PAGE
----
The severe climate doesn't make Yakutia worse - but it's definitely better to visit it in summer if you are not used to low temperatures.Legion Media
The Republic of Yakutia (also named Sakha by its indigenous people) is the largest of Russia’s federal subjects in terms of territory – it’s larger than Argentina. This place is definitely not for the faint of heart, with the temperature falling below -50 °C in winter.
Nevertheless, it doesn’t mean that Yakutia isn’t a warm and welcoming place to visit, especially from May to August when the temperature normally reaches a very pleasant 20 °C. This period is the best time to soak up Yakutia’s stunning landscapes with its rivers (there are about 700,000) and evergreen taiga.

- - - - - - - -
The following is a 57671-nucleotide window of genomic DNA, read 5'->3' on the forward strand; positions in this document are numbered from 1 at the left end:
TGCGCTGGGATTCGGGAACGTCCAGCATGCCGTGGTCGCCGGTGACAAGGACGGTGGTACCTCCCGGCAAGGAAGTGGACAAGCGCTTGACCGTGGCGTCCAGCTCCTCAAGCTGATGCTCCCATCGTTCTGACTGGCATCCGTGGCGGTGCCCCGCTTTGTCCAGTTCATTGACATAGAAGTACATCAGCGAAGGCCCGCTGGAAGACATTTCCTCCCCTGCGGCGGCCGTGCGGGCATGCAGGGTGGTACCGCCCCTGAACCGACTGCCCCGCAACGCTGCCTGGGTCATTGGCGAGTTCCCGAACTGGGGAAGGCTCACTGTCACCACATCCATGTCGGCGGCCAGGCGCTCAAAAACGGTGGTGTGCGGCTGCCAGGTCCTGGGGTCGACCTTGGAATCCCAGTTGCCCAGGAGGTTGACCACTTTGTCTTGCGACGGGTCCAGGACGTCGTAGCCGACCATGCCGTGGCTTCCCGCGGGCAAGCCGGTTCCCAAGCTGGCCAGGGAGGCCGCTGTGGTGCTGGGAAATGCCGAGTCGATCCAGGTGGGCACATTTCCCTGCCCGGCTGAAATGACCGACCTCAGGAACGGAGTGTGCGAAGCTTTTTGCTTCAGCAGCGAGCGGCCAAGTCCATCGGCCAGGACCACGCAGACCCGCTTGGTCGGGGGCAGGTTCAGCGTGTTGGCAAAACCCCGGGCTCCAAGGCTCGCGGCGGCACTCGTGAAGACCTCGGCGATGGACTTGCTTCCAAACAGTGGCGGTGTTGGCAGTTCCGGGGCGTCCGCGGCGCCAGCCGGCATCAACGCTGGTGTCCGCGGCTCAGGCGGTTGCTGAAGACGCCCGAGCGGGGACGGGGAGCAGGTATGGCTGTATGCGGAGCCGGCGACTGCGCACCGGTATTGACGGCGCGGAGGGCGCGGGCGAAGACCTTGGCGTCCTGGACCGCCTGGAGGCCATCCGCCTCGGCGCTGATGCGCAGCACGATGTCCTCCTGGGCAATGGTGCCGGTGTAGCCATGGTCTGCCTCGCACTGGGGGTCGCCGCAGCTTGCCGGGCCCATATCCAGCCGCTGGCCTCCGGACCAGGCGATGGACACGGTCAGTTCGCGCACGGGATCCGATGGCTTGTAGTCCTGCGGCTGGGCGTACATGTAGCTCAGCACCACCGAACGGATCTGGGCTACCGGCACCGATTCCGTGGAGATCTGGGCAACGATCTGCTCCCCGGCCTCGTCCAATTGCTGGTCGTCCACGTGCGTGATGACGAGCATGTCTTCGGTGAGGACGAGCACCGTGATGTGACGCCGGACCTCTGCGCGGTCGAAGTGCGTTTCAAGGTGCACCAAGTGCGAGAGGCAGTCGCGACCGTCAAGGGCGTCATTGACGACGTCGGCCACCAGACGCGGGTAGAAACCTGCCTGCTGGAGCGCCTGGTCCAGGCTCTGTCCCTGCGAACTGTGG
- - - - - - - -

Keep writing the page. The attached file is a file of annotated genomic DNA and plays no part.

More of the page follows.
A land extremely rich in natural resources, namely diamonds, gold and, of course, wood, Yakutia is not crowded – for such a huge territory, the number of people is quite small: Around 900,000. About a third of them live in the city of Yakutsk – the republic’s capital. Yakutsk and its surrounding area have a lot to offer: Vast space, beautiful nature, and exotic tourist attractions, such as the Permafrost Kingdom in Ust-Kut, an ice palace within a cave.
The Sakha people or Yakuts, who live in the republic, outnumber ethnic Russians, but luckily they live peacefully side-by-side. Yakuts combine their traditions and heritage with modern life. “Our cultural life is quite full even in winter, a local photo artist Alexey Vasilyev says: Concerts, new local Yakut films which outsell Hollywood blockbusters in our cinemas…” In this severe climate, the locals definitely know how to enjoy life.
If you want to know more about Russia’s Eastern regions, read our special on Kolyma – a remote region which during Stalin's era used to be a giant labor camp.
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